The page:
Jul 28, 2006

Quote of the Week

"Oh, we just love Julie! At Christmastime we watch her movies the way you folks watch Christmas ones." - a delightful young British woman professing her country's love for fellow lady Julie Andrews, overheard last week.

I asked my mother to grill a co-worker of hers, a very kind young woman who hails from England, about whether she loves the same British exports that I do...like Julie Andrews, Paul McCartney, Cadbury Eggs, and Courreges go-go boots. Naturally, she loved all of them, but was particularly enamored of Miss Andrews (or Dame Julie, or Mrs. Blake Edwards, or Fraulein Maria, as I'm sure she goes by all) and expressed immense pride and respect for one of my personal favorite film stars. What intrigued me most, though, was the impression that Jules' films are a tradition for Brits as much as It's A Wonderful Life is for the majority of Americans I know. Why don't we institute a national Julie Andrews Day? Seriously, who doesn't love this woman?!

Jul 10, 2006

A New Star in the Heavens

Beloved television and screen actress and radio personality June Allyson died this weekend after a long illness in her Ojai, California, residence. The fresh-faced star, perhaps best known for her roles in lively musicals of the 1940's, was 88.

June was born Ella Geisman on October 7, 1917, and was raised in considerable poverty in her Bronx neighborhood by her divorced mother. A debilitating accident at age 8 left doctors doubting her future mobility, but as she neared adolescence (and after four years in the confinement of a steel brace), young Ella taught herself to dance under the impressive tutelage of Fred Astaire and Ginger Rogers' The Gay Divorcee. As a teenager she auditioned for a Broadway musical on a dare, won the role, and continued to appear as a chorus girl throughout her high school career. She intended to study medicine and become a doctor, but until then, Geisman saw her stage success merely as ideal financing for her college aspirations. When she was scooped up by MGM for not only a screen version of her Broadway role in Best Foot Forward (1943) but a long-term contract with the studio as well, her future was drastically changed.

June Allyson was the refreshingly girl-next-door face in an era of screen sirens, a petite powerhouse of talent and pizazz amidst the sultry dramatic actresses of the day. If contemporaries like Lauren Bacall, Ava Gardner, and Barbara Stanwyck sizzled, then June Allyson sparkled and shone alongside the top male stars of her day: Jimmy Stewart, Peter Lawford, and Van Johnson, to name a few. Her role as rebellious softheart Jo March in the 1949 version of Little Women is not only one of my favorite of Allyson's performances, but one of the most faithful book-to-film transferences of a character and among the most heartbreakingly-endearing characters in classic cinema.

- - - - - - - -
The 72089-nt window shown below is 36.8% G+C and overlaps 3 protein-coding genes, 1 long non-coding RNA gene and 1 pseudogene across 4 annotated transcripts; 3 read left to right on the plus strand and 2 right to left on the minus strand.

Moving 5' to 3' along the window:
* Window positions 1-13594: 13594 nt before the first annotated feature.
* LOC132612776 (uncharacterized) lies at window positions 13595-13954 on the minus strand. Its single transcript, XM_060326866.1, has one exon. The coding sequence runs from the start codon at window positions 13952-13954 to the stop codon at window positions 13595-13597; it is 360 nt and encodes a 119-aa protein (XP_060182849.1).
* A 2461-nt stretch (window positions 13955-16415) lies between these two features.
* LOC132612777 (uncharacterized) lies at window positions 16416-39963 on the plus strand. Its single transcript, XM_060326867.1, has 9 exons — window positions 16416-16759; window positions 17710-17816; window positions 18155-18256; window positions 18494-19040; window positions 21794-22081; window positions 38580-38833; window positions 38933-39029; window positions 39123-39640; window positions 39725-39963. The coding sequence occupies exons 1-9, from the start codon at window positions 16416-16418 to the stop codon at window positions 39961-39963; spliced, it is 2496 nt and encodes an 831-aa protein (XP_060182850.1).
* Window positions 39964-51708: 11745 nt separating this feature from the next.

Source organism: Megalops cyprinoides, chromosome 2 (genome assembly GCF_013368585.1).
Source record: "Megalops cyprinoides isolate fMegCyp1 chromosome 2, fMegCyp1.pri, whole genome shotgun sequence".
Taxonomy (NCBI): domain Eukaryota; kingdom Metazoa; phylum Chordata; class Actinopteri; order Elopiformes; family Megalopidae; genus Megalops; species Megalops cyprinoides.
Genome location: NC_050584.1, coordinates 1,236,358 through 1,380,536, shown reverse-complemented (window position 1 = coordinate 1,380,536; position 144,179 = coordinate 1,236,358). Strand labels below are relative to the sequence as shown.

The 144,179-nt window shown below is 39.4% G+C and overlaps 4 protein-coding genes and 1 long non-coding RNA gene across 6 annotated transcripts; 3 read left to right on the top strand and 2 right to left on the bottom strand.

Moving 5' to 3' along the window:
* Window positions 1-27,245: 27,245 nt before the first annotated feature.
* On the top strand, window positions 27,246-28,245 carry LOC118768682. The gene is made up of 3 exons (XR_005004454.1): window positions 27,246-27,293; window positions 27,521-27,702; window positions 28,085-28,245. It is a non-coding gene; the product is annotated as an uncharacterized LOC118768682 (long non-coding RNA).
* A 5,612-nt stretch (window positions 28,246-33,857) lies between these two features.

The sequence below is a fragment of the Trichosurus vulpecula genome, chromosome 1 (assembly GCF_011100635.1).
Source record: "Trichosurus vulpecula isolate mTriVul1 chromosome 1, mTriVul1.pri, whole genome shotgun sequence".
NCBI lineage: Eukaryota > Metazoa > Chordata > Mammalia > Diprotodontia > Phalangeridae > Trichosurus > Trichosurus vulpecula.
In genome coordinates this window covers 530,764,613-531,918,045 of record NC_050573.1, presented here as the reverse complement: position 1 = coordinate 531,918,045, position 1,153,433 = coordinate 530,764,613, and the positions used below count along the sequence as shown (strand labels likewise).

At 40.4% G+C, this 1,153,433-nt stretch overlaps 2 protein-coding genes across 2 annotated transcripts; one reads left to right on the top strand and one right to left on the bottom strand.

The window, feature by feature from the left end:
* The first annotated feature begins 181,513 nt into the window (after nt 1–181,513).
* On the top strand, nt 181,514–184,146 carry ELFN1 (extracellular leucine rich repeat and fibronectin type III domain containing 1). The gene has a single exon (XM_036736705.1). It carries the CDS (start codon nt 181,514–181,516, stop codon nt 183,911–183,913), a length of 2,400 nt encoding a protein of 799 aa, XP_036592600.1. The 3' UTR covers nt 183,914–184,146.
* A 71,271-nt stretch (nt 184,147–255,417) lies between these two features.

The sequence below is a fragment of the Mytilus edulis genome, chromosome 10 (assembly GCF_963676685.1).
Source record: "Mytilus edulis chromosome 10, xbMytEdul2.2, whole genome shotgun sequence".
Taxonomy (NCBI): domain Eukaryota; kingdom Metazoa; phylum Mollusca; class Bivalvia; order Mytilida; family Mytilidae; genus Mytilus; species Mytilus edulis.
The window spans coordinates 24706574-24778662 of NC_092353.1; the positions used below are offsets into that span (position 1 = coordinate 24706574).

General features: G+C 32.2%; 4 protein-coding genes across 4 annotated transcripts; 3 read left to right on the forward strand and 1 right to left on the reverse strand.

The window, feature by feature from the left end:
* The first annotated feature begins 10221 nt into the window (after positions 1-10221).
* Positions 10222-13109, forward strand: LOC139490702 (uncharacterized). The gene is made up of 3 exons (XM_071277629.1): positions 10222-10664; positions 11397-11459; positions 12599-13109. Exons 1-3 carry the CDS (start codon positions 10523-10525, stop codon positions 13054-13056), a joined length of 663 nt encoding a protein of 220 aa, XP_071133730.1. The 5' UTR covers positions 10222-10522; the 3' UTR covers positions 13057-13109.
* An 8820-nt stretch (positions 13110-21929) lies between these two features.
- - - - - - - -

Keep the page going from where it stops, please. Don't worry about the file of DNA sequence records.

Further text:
Rather than fading into obscurity or distancing herself from her illustrious and long-spanning Hollywood career, Allyson embraced her past in recent years, proving an invaluable resource in the preservation of information related to MGM's Golden Years. She also raised funds in memory of friends and former co-stars, helping to create museums in honor of Judy Garland and James Stewart in the 1990's.

May June find peace and know that she is remembered not only for her incredible film legacy, but for her enduring kindness and the darling image that she truly lived up to.

Photos courtesy of The Official June Allyson Website, which I encourage you to visit for a more detailed look at a legend via fabulous photo galleries, a detailed biography and wonderful interviews with Allyson

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Jul 8, 2006

The Ginge & Stany Birthday Bash

Banks are closed. Post offices won't be open, either. Most people will relax and enjoy July 16th as the holiday that legions of classic cinema fans recognize it to be, making the most of their time off of work.

Well, it could be that it's a Sunday, too - but I'd like to think it's America's way of paying homage to two of its finest examples of the classic Hollywood actress. July 16 marks the birthday of not only gorgeous blonde hoofer Ginger Rogers, but also of tough-as-nails screen siren (and later, small-screen matriarch) Barbara Stanwyck: it's practically a made-to-order holiday for me.

Bright, sassy, and beautiful, Stanwyck and Rogers both exemplified the archetypical, multi-faceted star of the 1930's and early '40's. Barbara may have played the stripper to Gary Cooper's prim professor (1941's Ball of Fire is a surefire classic) and sure, Ginger was somewhat the female Fred Astaire in oh, say, 9 films, but each delivered darker, richer performances in more demanding dramas, like Rogers' Kitty Foyle and Stanwyck's famous Wilder-directed Double Indemnity. I don't mean to downplay their lighter, more comedic roles, either: Depression-era audiences were as enthralled with Ginger's golden locks and gorgeous gams as the critics were impressed with her serious turns - and her legacy, preserved on film for posterity and newly released on dvd, is inarguably a vividly great one.

Barbara Stanwyck, meanwhile, is a fascinating study - though unconventionally beautiful and possessing a seemingly unfathomable resevoir of talent, she is somewhat forgotten to all but the most ardent fans of classic movies, a paradox as an esoteric celebrity. She turned out some deliciously scandalous pre-code pictures like Night Nurse (1931) and Baby Face (1933) before creating onscreen classics such as the weep-inducing Stella Dallas, 1944's Double Indemnity, and, in 1941, three delightfully daring (and different) movies: Ball of Fire, The Lady Eve, and Meet John Doe. Sociable, kind, and refreshingly down-to-earth, Stanwyck was highly esteemed among her co-stars and valued by the studio bosses and directors she worked with, who particularly noted her on-set patience and strong work ethic.